The Shark Angels have a strong personal connection to and deep respect for Abernethy and the sharks of the Bahamas.
The Angels, a team of engaging, young conservationists - Kim McCoy, Executive Director of Sea Shepherd Conservation Society, Julie Andersen, Director of Shark Savers, and Alison Kock, Marine Biologist with Save Our Seas Foundation - recently joined forces with Rob Stewart, director of the award-winning documentary Sharkwater, to experience the Tiger Sharks of the Bahamas firsthand while filming the production 'Shark Angels'. The goal? To shift the public's thinking about sharks and raise awareness of their desperate struggle to overcome extinction.
The Shark Angels and Stewart spent four days filming, surrounded by a dozen tiger sharks and countless lemon sharks, without cages. The production team captured inspiring footage of three attractive and dynamic young women surrounded by dozens of supposed man-eaters inches away. "Our experience was thrilling and completely contrary to what most people have been programmed to think about sharks. They literally went out of their way to avoid causing us any harm," said Andersen. "After hours in the water with hundreds of these magnificent predators, never did we feel threatened or scared. Instead, we were filled with appreciation, wonder, and a deep sense of sadness, as sharks are being chased to the brink of extinction."
The Shark Angels acknowledge that, as with any other sport, there are inherent risks in diving with sharks. These are closely managed risks and incidents between divers and sharks are infrequent, isolated events. In fact, this death marks the first reported fatality resulting from an incident between a shark and a scuba diver during a commercially organized shark diving expedition. During his 35 years of diving with sharks, Abernethy has maintained a spotless safety record until this point, bringing tens of thousands of divers into the water to safely experience shark interactions. Abernethy is a responsible, safe dive operator who has spent more time in the water than anyone with the sharks of the Bahamas. He delights in safely sharing his passion and respect for these sharks with others.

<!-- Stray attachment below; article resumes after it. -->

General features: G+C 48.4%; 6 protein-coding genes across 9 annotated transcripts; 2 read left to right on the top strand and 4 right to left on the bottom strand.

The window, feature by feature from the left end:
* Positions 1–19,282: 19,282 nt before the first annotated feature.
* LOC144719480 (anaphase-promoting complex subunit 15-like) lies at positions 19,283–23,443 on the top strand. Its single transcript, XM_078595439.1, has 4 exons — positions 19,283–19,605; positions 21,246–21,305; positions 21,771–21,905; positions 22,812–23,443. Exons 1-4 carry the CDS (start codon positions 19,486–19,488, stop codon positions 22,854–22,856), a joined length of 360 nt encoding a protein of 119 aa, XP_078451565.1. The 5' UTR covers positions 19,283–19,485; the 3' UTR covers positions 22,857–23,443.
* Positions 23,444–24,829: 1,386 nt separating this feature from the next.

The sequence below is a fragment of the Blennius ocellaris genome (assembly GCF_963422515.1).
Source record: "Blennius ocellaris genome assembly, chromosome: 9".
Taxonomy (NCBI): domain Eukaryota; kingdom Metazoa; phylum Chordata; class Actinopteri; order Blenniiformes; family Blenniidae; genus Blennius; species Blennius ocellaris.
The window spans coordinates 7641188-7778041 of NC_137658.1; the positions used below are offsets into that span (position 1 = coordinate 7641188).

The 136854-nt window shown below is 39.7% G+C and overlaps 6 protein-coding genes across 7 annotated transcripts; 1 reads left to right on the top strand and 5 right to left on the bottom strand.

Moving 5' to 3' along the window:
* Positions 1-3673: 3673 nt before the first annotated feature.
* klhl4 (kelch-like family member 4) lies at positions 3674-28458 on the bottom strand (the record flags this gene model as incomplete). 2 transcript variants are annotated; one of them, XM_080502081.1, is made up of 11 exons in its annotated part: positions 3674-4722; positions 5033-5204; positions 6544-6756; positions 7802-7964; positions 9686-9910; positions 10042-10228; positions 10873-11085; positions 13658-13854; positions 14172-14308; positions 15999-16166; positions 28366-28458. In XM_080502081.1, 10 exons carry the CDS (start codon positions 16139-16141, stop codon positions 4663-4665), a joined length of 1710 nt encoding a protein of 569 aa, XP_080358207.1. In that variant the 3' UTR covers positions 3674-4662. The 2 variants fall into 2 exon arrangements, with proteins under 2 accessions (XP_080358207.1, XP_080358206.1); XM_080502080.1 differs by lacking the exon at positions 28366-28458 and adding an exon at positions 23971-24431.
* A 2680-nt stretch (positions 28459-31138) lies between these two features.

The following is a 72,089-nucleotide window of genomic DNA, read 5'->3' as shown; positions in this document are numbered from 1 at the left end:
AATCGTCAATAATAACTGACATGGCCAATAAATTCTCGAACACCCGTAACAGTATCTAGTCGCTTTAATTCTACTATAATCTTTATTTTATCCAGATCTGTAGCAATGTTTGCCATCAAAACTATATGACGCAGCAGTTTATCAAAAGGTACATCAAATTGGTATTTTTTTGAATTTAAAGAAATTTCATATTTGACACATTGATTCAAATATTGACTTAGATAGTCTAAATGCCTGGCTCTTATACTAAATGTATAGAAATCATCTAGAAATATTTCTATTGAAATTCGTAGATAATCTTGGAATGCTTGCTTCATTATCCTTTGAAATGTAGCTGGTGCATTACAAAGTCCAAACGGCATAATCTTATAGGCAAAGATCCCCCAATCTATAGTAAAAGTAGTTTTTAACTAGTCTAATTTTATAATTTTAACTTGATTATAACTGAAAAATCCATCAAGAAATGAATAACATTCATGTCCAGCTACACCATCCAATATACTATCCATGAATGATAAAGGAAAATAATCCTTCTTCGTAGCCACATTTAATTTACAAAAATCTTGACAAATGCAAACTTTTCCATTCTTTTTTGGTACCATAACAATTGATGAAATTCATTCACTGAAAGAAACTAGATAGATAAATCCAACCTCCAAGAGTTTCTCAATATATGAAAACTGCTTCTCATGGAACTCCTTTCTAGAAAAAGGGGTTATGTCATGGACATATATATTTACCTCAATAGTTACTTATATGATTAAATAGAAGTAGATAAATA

While the fear surrounding shark bites abounds, in reality, only one person died from a shark bite last year worldwide.
In contrast, sharks are one of the most hunted animals on the planet. Desired for their fins, over 100 million sharks are killed each year with a growing number of shark species approaching extinction. "Sharks have inhabited our planet for 450 million years, since before the time of dinosaurs. We must help people understand the vital role sharks play in ecosystems and the impact their extinction would have on all species, including humans," said McCoy.
The Shark Angels are heartbroken over the recent incident but remind the public that accidents such as these are very rare. "Many sports and hobbies whether it be mountain climbing, horseback riding, skiing, or diving with sharks carry inherent risks, of which every enthusiast is aware, but we cannot let fear govern our lives and prevent us from pursuing the things that make us happy," remarked Kock. It is far more dangerous ride a bike or drive a car, and in 2007, deaths due to these activities in the U.S. alone exponentially exceeded deaths from shark bites worldwide.
"It would truly be unfortunate if this incident was manipulated into another misguided attempt to present sharks as mindless killing machines at a time when shark populations are being wiped out", said Stewart. "This is a tragic and highly unusual accident. We need to abandon our deeply-rooted fears and unite people around the truth - an enlightened view of sharks."
photo credit: Eric Cheng